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Posted October 28, 2012 by William Dunmyer in Dramedy
 
 

Hope Springs: Enjoyable and Important, But Not Great

Television screenwriter Vanessa Taylor, who appears to be barely 30, writes her first movie, “Hope Springs,” and it’s about people her grandparents’ age. Unusual. I can appreciate that.

She teams up with director David Frankel, who had a smash hit with ‘The Devil Wears Prada’ a few years ago. And then three little-known actors, Meryl Streep, Tommy Lee Jones, and Steve Carell, sign onto the project. How does that happen for a first-time screenwriter, and a female one at that? Amazing. She has a lot to be proud of.

The movie is definitely not great. It’s a television-level script directed in a television style. But it’s thoroughly enjoyable. I laughed out loud countless times. And when is it not enriching to the depths to watch the great Meryl Streep in action? How lucky we are that she continues to work.

Here Streep plays a housewife around age 65 grappling with the realization that her marriage has shriveled to almost nothing. She makes a real effort to revive it by getting into marriage counseling — and sex therapy — with her husband. Jones plays her ornery, macho, shut-down husband.

There are many things to appreciate about this movie, starting with the fact that Streep and Jones kept their portrayals very close to real life. They have no movie-star glamour whatsoever, and there’s no ironic distancing from the material. The script is about a semi-educated suburban couple, and at every moment the characters feel true to life and true to their generation — the generation born around the time of World War II.

These characters never got swept up by the counter-culture in the 1960s. They never smoked pot. It doesn’t appear that either one has ever had an affair. They’re people who have always colored inside the lines. Now for the first time, she is feeling the need for some assistance that doesn’t fit in with her generation. She wants a sex therapist. The hesitation she has, and then the full-on resistance her husband has to the idea, are a lot of fun to watch. And again, this resistance to newfangled ideas is so true to life, speaking as someone with parents in this generation.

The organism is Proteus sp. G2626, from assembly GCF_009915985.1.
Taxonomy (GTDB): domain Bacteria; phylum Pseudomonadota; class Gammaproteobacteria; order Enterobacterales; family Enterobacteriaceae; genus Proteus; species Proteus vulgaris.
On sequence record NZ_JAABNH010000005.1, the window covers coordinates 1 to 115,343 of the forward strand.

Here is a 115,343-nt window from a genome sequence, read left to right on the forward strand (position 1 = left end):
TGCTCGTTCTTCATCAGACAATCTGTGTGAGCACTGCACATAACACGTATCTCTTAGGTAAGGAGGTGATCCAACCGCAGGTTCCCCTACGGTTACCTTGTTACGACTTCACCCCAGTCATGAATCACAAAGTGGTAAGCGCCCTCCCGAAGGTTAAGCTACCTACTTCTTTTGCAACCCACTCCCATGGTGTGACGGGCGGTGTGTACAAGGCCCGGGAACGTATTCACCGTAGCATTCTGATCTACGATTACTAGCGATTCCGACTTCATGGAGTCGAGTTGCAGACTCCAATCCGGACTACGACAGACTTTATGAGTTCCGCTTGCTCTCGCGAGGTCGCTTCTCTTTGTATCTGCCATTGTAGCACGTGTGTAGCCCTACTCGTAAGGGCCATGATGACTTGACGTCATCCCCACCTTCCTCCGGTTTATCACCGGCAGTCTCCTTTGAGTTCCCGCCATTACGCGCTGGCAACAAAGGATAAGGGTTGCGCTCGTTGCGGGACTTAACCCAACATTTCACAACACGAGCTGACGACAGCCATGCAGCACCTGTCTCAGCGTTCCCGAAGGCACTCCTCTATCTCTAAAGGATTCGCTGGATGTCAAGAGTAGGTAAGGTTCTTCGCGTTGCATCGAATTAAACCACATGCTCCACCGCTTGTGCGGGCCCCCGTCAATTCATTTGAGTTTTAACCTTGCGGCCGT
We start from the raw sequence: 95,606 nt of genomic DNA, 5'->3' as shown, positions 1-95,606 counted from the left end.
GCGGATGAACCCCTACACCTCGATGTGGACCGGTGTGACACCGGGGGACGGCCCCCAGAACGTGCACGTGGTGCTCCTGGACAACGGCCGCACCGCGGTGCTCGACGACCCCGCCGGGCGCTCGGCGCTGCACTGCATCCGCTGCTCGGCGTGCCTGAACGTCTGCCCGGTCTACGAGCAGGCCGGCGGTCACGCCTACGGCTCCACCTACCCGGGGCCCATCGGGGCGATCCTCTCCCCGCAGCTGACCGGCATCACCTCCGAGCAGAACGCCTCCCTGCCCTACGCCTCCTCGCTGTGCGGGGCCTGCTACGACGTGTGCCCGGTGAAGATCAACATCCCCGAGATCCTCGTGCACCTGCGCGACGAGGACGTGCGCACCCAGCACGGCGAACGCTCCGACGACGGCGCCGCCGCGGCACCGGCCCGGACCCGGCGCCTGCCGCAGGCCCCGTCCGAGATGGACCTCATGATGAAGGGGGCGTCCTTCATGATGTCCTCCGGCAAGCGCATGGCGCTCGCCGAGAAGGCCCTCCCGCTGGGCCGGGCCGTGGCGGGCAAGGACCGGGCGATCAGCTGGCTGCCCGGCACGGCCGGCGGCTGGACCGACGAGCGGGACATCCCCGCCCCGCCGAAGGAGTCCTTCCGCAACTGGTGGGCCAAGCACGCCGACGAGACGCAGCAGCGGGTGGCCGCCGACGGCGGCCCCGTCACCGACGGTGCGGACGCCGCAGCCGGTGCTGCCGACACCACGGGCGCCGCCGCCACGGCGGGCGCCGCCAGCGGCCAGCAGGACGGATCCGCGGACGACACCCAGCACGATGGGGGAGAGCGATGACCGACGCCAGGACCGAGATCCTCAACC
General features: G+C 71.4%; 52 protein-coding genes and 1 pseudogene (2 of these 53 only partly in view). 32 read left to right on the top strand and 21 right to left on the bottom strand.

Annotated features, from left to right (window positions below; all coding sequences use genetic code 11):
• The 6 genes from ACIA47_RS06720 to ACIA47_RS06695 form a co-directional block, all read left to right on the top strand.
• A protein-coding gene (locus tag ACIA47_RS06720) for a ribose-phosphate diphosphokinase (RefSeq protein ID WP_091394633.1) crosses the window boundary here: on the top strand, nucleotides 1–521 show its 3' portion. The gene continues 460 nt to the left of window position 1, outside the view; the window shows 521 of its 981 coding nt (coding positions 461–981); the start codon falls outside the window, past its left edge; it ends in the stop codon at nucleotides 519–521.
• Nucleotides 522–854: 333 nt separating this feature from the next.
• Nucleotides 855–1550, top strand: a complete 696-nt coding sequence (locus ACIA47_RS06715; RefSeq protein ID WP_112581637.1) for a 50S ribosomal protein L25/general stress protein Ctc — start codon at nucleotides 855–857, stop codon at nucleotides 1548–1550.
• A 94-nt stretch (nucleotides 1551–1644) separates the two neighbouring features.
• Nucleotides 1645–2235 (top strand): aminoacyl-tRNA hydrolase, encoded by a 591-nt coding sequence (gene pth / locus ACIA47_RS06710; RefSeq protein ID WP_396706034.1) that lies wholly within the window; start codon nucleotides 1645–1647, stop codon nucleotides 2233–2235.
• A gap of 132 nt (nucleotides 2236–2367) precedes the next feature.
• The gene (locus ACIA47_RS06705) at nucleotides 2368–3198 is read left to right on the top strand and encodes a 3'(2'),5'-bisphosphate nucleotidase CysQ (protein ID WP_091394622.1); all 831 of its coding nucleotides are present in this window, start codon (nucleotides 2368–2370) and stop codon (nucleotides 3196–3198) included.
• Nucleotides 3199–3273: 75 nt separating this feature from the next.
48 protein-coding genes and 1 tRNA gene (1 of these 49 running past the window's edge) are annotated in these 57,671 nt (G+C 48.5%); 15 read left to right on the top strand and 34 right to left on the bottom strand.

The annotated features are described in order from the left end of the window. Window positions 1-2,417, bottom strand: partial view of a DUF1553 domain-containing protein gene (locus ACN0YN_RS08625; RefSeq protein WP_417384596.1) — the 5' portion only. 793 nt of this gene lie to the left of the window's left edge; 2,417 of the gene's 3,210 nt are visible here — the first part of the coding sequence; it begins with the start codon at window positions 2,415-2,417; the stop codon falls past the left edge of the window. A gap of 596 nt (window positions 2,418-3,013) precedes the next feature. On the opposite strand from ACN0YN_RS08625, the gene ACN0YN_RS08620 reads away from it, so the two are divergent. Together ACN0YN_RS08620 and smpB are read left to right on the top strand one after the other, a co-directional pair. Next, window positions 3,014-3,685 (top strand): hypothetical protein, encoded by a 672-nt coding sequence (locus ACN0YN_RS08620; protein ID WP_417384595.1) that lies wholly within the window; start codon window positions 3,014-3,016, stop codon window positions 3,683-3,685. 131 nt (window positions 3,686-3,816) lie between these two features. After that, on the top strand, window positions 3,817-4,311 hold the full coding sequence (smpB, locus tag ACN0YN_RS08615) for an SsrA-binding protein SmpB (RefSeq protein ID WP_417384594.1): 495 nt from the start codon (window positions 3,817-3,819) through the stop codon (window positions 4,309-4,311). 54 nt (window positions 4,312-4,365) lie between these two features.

Another special element of “Hope Springs” is its frankness about sexuality. We go into the sex therapist’s office with the couple and listen to many of their sessions. (Carell plays the therapist.) They are asked blunt questions. When was the last time they had sex? Do they masturbate? When they were having sex, was it only vaginal? Was it always in the missionary position? Did they ever have oral sex? How often? What sexual fantasies do they have?

It’s not often you hear 65-year-olds talking about how they masturbate! It was quite bracing to hear sexual details being discussed by characters of this generation. American society has a real taboo against discussing and depicting the sexuality of people over 60. I’ll admit there was some discomfort in listening to this. At times it felt like ripping a Band-Aid off. It hurt a bit, but it also felt good. And you knew it was important and the right thing to do.

A most hilarious scene involves Streep’s character reading a book called “Sex Tips for Straight Women From a Gay Man” and using a banana to practice oral sex.

It’s not only about sex though. The deeper issues revolve around when the couple stopped talking at deeper levels to each other. Through the course of middle age, something inside each of them began to shut down. The therapy tries to dig into that as well.

Yes, it’s simple. But “Hope Springs” is a delight to watch. It is very funny in parts and very tender in parts. It helps American culture get over one of its last sexual taboos, and it explores the tendency for relationships to ossify over time. It renews one’s faith that marriages can be revived if both parties have the courage. And it reminds us that life after 60 can be downright adventurous — even for ordinary people at the multiplex in Anytown, USA.


William Dunmyer

 
William Dunmyer is a lifelong cinephile who fell in love with movies at about the age of 5. He lives in New York City.